Referring to FIG. 1 in the drawings, my system comprises a relatively large diameter paper cylinder 12 having a shaft 12a which is rotated by a step motor 14 under the control of a system controller 16. Cylinder 12 may incorporate a conventional paper pick-up clip 18 which is arranged to clamp the leading edge of a paper sheet S drawn from a paper loader 22 so that the sheet is wrapped around the cylinder when the cylinder is rotated in the direction of the arrow A. Alternatively, the sheet S may be retained on cylinder 12 by vacuum applied by suitable manifolds in the cylinder to small openings in the cylinder surface, as is well known in the art. Preferably, however, cylinder 12 incorporates special electrostatic grippers to be described which effectively route the sheet S through the system. Sheet S may be released from the cylinder by rotating the cylinder in the opposite direction with the sheet being delivered to a paper unloader 24, the paper loading and unloading operations all being under the control of controller 16. Since such paper retaining, loading and unloading mechanisms are all well-known in the art and are not part of this invention, they will not be described in detail here.
The system also includes a smaller print cylinder 26 whose shaft 25 is rotatably mounted parallel to cylinder 12 so that the surfaces of the two cylinders are in rolling contact. As will be described in detail later, the surface 26a of cylinder 26 is heated and is formed of a dielectric material. The surface of paper cylinder 12, on the other hand, is maintained at room temperature. Preferably, the two cylinders are coupled together by appropriate timing chains or gearing (not shown) so that they rotate with no slippage. The angular position or phase of roller 26 is monitored by a shaft encoder 28 coupled to shaft 25 and whose output is applied to controller 16.
Disposed around print cylinder 26, in order, are an electronic write head 32, a four-color inking head 34, a transfer station 35 constituted by the cylinder nip and an erase head 36 whose functions are controlled by controller 16.
Controller 16 receives input signals as a digital data stream representing the gray scale or color values of a color original to be proofed. Usually, the digital data will be supplied by a pre-press system as is well known in the art. However, it may also come from a color scanner or other source. In any event, the data comprises digital expressions for the color components or signatures of a color original, usually the subtractive color components cyan, magenta and yellow. In subtractive color printing, there is usually also a black component used for undercolor removal.
The data representing the various color components of the color original are applied to my system in successive strings. For example, the system may receive the data in the order cyan (C), magenta (M), yellow (Y) and then black (B). These colors differ from other electronic printing inks inasmuch they must represent key specific consumer colors, such as Bauer inks. Preferably, a mass memory 16a is associated with controller 16 for storing the relatively large amount of data necessary to operate the system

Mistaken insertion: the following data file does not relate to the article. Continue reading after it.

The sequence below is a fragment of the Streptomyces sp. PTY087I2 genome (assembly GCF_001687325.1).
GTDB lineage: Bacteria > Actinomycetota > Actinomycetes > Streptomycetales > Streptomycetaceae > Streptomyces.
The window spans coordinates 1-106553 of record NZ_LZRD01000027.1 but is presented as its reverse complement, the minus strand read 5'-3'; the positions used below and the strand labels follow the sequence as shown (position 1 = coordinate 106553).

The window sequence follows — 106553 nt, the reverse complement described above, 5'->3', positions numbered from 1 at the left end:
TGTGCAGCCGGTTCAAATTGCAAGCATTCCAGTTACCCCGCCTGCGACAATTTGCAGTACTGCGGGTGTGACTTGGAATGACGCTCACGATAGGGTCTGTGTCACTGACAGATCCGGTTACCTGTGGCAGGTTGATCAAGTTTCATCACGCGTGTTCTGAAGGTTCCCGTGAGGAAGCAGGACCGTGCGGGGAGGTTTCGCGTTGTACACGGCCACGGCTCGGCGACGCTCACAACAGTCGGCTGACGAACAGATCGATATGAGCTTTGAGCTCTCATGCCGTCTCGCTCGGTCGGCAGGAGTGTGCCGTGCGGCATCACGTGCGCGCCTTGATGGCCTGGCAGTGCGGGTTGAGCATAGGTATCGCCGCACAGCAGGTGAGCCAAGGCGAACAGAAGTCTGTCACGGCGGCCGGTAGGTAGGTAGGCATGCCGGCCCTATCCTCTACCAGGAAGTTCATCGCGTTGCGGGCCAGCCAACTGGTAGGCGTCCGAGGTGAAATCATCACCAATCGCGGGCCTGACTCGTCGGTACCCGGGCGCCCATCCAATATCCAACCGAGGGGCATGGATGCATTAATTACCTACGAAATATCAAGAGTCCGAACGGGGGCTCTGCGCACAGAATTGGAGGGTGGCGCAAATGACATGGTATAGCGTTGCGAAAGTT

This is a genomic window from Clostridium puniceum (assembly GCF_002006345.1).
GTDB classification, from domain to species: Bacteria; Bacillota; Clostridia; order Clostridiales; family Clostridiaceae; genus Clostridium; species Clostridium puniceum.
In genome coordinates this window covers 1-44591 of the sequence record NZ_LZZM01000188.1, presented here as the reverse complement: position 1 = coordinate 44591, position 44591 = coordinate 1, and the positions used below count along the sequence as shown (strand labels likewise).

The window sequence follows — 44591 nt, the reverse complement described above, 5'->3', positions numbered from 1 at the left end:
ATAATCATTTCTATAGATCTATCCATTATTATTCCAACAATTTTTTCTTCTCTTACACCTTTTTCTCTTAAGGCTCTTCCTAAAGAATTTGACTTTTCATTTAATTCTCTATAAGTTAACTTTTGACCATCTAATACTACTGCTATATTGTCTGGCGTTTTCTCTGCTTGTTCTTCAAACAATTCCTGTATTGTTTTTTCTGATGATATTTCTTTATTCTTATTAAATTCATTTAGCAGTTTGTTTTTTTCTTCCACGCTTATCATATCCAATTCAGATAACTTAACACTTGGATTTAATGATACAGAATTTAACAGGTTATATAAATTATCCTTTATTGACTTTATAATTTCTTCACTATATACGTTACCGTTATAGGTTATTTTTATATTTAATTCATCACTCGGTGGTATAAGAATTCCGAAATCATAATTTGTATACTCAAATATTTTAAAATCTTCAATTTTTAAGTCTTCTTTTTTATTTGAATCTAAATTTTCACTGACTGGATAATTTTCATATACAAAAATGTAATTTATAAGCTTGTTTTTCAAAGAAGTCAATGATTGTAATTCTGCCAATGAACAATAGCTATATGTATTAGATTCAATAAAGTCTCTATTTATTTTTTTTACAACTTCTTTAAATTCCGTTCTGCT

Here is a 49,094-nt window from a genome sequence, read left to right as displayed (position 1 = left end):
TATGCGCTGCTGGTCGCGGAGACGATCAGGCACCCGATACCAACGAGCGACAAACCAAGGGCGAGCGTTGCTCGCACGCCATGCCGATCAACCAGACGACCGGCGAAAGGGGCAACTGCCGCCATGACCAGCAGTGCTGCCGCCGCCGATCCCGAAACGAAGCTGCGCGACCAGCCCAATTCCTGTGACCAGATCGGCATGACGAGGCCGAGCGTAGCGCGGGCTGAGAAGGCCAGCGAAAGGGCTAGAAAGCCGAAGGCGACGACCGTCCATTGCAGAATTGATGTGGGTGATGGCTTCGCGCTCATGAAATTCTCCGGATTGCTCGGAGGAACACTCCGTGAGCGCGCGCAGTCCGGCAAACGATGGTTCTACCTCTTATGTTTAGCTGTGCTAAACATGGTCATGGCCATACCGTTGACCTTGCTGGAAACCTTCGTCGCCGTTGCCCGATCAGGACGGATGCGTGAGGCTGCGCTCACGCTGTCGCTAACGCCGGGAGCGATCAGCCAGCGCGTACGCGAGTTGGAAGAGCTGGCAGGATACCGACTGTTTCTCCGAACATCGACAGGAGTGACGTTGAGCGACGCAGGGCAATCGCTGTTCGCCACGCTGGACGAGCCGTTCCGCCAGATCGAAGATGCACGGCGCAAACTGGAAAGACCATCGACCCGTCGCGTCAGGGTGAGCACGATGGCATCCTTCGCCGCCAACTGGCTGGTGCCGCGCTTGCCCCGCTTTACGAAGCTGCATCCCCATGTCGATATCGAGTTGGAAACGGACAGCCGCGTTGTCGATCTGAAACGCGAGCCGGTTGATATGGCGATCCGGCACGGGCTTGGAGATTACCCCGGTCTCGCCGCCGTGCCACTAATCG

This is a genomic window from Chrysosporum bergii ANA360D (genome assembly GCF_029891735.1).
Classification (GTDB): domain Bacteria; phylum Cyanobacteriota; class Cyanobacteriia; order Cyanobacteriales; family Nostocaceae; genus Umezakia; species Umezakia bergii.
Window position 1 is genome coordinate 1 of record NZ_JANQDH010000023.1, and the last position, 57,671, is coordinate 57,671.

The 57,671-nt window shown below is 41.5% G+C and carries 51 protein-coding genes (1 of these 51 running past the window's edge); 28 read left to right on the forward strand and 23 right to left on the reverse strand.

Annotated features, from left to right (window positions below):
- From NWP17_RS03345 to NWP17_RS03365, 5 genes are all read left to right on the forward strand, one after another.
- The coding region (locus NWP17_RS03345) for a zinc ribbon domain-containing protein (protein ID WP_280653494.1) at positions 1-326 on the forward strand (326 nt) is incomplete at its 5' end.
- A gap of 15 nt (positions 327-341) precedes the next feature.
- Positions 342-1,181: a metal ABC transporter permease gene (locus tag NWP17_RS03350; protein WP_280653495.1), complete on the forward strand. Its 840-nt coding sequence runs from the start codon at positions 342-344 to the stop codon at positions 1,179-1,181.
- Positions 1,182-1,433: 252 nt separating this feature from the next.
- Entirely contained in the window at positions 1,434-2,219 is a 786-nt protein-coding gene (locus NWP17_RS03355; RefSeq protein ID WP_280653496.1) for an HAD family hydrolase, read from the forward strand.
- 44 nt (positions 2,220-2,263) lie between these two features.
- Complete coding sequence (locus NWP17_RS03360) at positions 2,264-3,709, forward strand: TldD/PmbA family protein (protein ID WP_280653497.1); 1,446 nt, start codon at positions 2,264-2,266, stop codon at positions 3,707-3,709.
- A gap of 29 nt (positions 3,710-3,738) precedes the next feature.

In order to print on sheet S wrapped around paper cylinder 12, controller 16 controls the write head 32 so that on successive revolutions of the print cylinder 26, the write head writes on the print cylinder surface 26a electrostatic images corresponding to the four color components represented in the input data stream. That is, during the first revolution of cylinder 26, an image I representing the cyan component is applied to cylinder surface 26a. During the second or a succeeding revolution Of that cylinder, an image representing the magenta color component is impressed on that surface, and so on.
The inking head of the present system is composed of four sections 34a to 34d spaced around a common axis of rotation extending parallel to cylinder 26. The head may be rotated about that axis by a step motor 42 under the control of controller 16. Each of the sections 34a to 34b is heated and supplies, in a molten state, a special electrostatic thermoplastic ink, described in detail in my above application, in one of the four printing colors. At the beginning of each write operation on cylinder 26, controller 16 controls motor 42 to rotate head 34 to position opposite the cylinder surface 26a the head section that supplies the ink color corresponding to the image being written on the cylinder at that time. For example, when the cyan image I is being written on cylinder 26, the head section 34a which dispenses cyan ink is disposed opposite the cylinder surface 26a as depicted in FIG. 1. Resultantly, when the electrostatic image I on cylinder surface 26a is advanced past the inking head 34, liquid cyan ink C from the operative section 34a will be acquired by the charged areas of that image I, thereby developing a cyan image on surface 26a. As noted above, cylinder 26 is heated so that ink remains in a molten state on surface 26a, and adheres to the surface at those charge areas.